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In a significant development, the European Commission has adopted its adequacy decision for the EU-U.S. Data Privacy Framework, signalling that the United States provides adequate protection for personal data flows from the European Union (EU) to U.S. companies under this new framework. This decision affirms that the data transferred between the EU and U.S. companies can be safely done without additional data protection measures. This is backed up by the new Data Protection Review Court (DPRC)

Binding Safeguards

The EU-U.S. Data Privacy Framework introduces a range of binding safeguards to address the concerns previously raised by the European Court of Justice. These safeguards include measures to limit access to EU data by U.S. intelligence services strictly to what is necessary and proportionate. Additionally, a Data Protection Review Court (DPRC) has been established, providing EU individuals with access to seek redress. The new framework represents a significant improvement over the mechanism that existed under the Privacy Shield.

Data Protection Review Court

One notable enhancement of the new framework is the authority of the DPRC. If the court determines that data has been collected in violation of the established safeguards, it will have the power to order the deletion of such data. The safeguards regarding government access to data will complement the obligations imposed on U.S. companies that import data from the EU.

Commenting on this development, President Ursula von der Leyen emphasized the importance of the EU-U.S. Data Privacy Framework in ensuring secure data flows for Europeans while providing legal certainty to companies on both sides of the Atlantic. The commitments made by the United States in establishing this new framework, following an agreement in principle reached with President Biden last year, are unprecedented. President von der Leyen stated that this step reinforces trust among citizens regarding the safety of their data, deepens economic ties between the EU and the U.S., and reaffirms shared values. The collaborative effort between the EU and the U.S. in addressing complex issues is highlighted as a testament to the efficacy of working together.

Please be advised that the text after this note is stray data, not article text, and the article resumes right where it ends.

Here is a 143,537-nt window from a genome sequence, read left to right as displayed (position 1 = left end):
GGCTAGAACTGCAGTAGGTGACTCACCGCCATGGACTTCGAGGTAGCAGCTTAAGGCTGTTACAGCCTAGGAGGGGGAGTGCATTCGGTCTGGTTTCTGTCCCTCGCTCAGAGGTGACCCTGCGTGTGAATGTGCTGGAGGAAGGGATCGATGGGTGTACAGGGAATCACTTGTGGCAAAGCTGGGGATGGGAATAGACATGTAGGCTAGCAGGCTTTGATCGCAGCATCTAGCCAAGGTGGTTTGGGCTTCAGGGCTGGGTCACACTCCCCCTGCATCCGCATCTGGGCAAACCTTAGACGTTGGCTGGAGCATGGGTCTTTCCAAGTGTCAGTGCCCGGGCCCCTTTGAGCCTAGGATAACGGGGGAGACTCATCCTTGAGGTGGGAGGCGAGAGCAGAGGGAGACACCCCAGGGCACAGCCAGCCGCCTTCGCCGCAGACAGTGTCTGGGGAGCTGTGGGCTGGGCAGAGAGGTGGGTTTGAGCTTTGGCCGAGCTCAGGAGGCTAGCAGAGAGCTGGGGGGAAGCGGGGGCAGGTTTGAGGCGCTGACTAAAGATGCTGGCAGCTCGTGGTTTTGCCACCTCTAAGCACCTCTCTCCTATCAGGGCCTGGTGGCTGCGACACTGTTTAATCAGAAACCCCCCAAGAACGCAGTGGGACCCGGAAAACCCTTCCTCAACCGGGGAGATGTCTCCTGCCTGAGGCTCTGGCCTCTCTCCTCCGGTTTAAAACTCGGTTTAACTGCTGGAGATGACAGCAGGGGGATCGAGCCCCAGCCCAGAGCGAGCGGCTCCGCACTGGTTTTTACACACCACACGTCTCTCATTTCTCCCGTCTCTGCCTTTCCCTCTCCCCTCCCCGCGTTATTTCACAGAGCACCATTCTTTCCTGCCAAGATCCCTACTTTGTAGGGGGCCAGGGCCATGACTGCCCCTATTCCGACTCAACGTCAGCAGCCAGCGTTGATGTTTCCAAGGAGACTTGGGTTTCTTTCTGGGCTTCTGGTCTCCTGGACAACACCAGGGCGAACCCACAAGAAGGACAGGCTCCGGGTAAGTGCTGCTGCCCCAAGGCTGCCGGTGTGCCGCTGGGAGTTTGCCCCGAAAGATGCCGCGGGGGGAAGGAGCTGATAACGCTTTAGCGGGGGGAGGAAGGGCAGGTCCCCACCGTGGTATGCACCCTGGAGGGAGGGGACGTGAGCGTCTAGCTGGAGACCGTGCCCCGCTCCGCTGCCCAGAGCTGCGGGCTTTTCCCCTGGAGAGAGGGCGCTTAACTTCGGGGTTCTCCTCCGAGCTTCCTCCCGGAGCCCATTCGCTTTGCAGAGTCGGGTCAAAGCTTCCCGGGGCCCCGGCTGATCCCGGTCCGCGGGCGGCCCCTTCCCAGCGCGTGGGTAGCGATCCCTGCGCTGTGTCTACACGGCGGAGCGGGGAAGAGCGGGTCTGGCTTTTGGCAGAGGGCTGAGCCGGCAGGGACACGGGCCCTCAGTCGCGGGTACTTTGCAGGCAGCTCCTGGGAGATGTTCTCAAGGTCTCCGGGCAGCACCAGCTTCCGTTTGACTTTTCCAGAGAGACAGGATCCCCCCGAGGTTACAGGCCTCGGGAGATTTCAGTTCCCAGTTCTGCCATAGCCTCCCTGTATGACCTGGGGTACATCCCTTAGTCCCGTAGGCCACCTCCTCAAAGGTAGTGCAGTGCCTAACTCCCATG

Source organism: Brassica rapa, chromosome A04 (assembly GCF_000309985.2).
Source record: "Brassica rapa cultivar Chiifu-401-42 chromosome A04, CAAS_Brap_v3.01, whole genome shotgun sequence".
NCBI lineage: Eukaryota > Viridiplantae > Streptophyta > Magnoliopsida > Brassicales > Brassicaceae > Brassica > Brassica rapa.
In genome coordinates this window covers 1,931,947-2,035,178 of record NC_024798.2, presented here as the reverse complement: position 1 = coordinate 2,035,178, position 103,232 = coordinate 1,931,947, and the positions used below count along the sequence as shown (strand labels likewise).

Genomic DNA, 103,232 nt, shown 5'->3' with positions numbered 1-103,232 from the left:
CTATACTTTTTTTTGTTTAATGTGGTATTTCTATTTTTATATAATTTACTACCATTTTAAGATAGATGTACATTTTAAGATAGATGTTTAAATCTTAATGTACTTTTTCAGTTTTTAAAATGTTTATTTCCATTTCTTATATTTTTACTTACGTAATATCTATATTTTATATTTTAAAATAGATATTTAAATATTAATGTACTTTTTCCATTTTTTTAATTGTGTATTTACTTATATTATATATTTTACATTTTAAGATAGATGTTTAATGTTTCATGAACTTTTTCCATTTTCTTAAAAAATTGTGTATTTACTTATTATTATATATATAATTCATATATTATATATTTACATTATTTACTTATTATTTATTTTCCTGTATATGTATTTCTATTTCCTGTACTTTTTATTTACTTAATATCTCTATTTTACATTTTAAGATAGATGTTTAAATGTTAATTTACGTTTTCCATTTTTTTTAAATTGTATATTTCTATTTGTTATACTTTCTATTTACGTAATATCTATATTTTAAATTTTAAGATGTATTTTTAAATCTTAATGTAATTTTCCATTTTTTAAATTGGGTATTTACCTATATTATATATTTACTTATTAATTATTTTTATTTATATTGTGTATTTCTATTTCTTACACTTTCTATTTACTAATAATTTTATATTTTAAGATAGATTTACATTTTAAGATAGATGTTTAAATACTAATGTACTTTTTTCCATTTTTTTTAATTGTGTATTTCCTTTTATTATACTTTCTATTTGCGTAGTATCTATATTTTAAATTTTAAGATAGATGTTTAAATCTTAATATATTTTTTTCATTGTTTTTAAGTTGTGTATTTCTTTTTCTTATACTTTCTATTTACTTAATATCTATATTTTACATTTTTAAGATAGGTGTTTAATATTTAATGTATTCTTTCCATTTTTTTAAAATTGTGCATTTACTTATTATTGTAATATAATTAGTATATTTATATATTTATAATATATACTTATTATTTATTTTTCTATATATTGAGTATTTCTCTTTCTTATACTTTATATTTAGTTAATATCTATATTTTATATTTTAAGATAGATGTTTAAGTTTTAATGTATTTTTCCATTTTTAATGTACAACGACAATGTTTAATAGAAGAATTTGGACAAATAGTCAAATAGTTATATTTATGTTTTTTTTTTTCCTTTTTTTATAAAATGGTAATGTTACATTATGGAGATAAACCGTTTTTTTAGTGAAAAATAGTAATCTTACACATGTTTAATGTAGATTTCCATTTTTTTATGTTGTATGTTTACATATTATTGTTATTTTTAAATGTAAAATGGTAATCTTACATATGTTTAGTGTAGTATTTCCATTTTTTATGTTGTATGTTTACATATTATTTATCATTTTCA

Company Commitment

Under the EU-U.S. Data Privacy Framework, U.S. companies can join by committing to comply with a detailed set of privacy obligations. These obligations include requirements to delete personal data when it is no longer necessary for the purpose for which it was collected and to ensure the continuity of protection when personal data is shared with third parties.

Data Subject Benefits

EU individuals will benefit from various avenues for redress in case their data is mishandled by U.S. companies. These avenues include free and independent dispute resolution mechanisms, as well as an arbitration panel.

EU individuals will have access to an independent and impartial redress mechanism concerning the collection and use of their data by U.S. intelligence agencies. A newly established Data Protection Review Court (DPRC) will oversee the investigation and resolution of complaints, with the ability to adopt binding remedial measures.

Access Restriction to Data 

Furthermore, the U.S. legal framework incorporates several safeguards pertaining to the access of data transferred under the framework by U.S. public authorities, particularly for criminal law enforcement and national security purposes. Access to data is strictly limited to what is necessary and proportionate for the protection of national security.

The safeguards implemented by the United States will also facilitate transatlantic data flows more broadly, as they apply to data transferred using other mechanisms such as standard contractual clauses and binding corporate rules.


The adoption of the EU-U.S. Data Privacy Framework marks a significant milestone in strengthening data protection and privacy standards between the European Union and the United States. With this decision, both entities have taken a proactive step toward fostering trust, facilitating business operations, and safeguarding the rights of individuals in an increasingly interconnected and data-driven world.